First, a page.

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How to Fix Git Using the Wrong SSH Key & Account

When connecting to a remote Git server, like Github, your client must authenticate using HTTPS or SSH based tokens. If you’re using the latter, you may run into issues with key handling, including Git using the wrong SSH key and signing you into a different account.

What’s The Problem?

If you don’t have an SSH key at all on your account, you’ll almost certainly get the following error when trying to push:

Permission denied (publickey).
fatal: Could not read from remote repository.

This is probably the most common Git mistake, and the solution to this is simple—set up an SSH key for your account.

But, you can also run into a very similar looking error message, even after having an SSH key set up properly. If you use multiple Git accounts, you may have this error:

Permission to Username/Repository.git denied to otheraccount.
fatal: Could not read from remote repository.

In this case, Github has accepted your SSH key, but it’s still not working correctly; even though your local git repo is configured to use the right email address, if you give it the wrong key, it will authenticate you as the wrong user. This is fundamentally different from the first error. It is not “permission denied,” but instead “permission denied to account.”

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This can be a problem if you have multiple accounts and need to use separate keys for each of them. Due to the way SSH authentication works, it will still “sign you in” to Git’s remote server, but as the wrong user. When Github checks if that user has access to the repository, it will likely fail, thus producing the error saying your account does not have permission to use your own repo.

The solution is to properly manage multiple SSH keys, so that your git client doesn’t send the wrong key to the server. You can do this by editing SSH’s configuration files.

Making Sure Git Is Configured Properly

First off, you’ll want to make sure your repo is configured to use the right email address and username. You can check that from the Git config:

git config --list

And set the name and email for this repo (or using --global to set it for all repos):

git config user.name "Name"
git config user.email "email@gmail.com"

If you’re not having SSH key issues, this may be all that is required.

Editing ~/.ssh/config

If you don’t have an existing key you’d like to use already, you will need to generate a new key file for your account. If you do, you’ll need to move or rename the proper one into ~/.ssh so it does not conflict with your default id_rsa. In this case, we’ll create a new key named “github”:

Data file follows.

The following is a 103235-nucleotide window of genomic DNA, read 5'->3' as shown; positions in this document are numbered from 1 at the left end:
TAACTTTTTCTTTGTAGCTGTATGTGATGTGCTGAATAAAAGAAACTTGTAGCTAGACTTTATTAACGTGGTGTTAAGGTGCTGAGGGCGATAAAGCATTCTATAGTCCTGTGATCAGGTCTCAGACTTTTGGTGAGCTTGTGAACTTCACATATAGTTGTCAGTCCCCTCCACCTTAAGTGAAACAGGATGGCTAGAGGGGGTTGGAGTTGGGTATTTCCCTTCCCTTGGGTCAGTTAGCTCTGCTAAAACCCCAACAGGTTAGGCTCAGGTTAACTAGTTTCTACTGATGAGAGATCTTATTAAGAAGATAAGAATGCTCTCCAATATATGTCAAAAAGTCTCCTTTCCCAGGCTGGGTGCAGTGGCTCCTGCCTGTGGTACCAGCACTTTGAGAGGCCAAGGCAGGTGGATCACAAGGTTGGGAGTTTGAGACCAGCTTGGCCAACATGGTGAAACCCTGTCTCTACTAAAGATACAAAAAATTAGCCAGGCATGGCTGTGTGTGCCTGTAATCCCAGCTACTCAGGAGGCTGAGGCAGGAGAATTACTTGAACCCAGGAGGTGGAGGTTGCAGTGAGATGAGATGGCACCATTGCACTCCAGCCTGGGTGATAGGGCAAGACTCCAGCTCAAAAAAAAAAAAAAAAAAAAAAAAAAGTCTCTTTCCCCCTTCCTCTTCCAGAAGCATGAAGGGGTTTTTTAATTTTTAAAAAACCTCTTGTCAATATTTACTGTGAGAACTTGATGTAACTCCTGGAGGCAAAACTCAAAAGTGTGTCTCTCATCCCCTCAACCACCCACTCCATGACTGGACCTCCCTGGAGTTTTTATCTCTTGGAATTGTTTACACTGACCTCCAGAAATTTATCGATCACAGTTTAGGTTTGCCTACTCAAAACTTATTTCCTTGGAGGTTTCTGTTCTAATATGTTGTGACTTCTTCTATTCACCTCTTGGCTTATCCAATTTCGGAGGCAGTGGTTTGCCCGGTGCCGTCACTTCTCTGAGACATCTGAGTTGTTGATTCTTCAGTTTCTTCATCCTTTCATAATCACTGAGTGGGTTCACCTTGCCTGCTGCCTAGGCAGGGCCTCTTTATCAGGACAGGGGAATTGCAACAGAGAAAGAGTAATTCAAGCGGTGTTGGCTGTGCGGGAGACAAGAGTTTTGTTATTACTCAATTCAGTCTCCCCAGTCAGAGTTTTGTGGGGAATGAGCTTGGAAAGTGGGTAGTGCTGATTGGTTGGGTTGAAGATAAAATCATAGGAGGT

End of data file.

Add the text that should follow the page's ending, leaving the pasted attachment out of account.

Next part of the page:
ssh-keygen -t rsa -f ~/.ssh/github

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To use multiple SSH keys, you will need to edit ~/.ssh/config and set up a new Host block for Github that points to the keyfile you just created. SSH will use this to select the SSH key it will use.

Host main
  Hostname github.com
  IdentityFile ~/.ssh/github
  IdentitiesOnly yes

Host old
  Hostname github.com
  IdentityFile ~/.ssh/id_rsa
  IdentitiesOnly yes

If you only have the one host block for the new key, you shouldn’t have to do anything else, and will be able to connect to Github now. If you have multiple blocks for different keys, you’ll need to edit your repository’s remote so that github.com is replaced by the name of the host block in SSH’s config file. This will manually select a key rather than relying on a conflicting lookup.

git remote remove origin

git remote add origin git@main:username/repository.git

Troubleshooting

After setting up SSH host configuration and configuring your remotes, Git should use the right SSH key when pushing. If you’re still having problems, you can debug the issue by manually setting the SSH command that Git uses for a shell session using the GIT_SSH_COMMAND environment variable.

GIT_SSH_COMMAND='ssh -i ~/.ssh/github -o UserKnownHostsFile=/dev/null -o StrictHostKeyChecking=no'

You’ll also want to check and make sure Git is using the key from the place you’re expecting. On Windows, this location can vary wildly depending on what software you’re using Git through. For example, using the GUI client Fork, it defaulted to the Windows SSH agent, but I had configured a new SSH key which it was using instead.

Anthony Heddings Anthony Heddings
Anthony Heddings is the resident cloud engineer for LifeSavvy Media, a technical writer, programmer, and an expert at Amazon's AWS platform. He's written hundreds of articles for How-To Geek and CloudSavvy IT that have been read millions of times. Read Full Bio »

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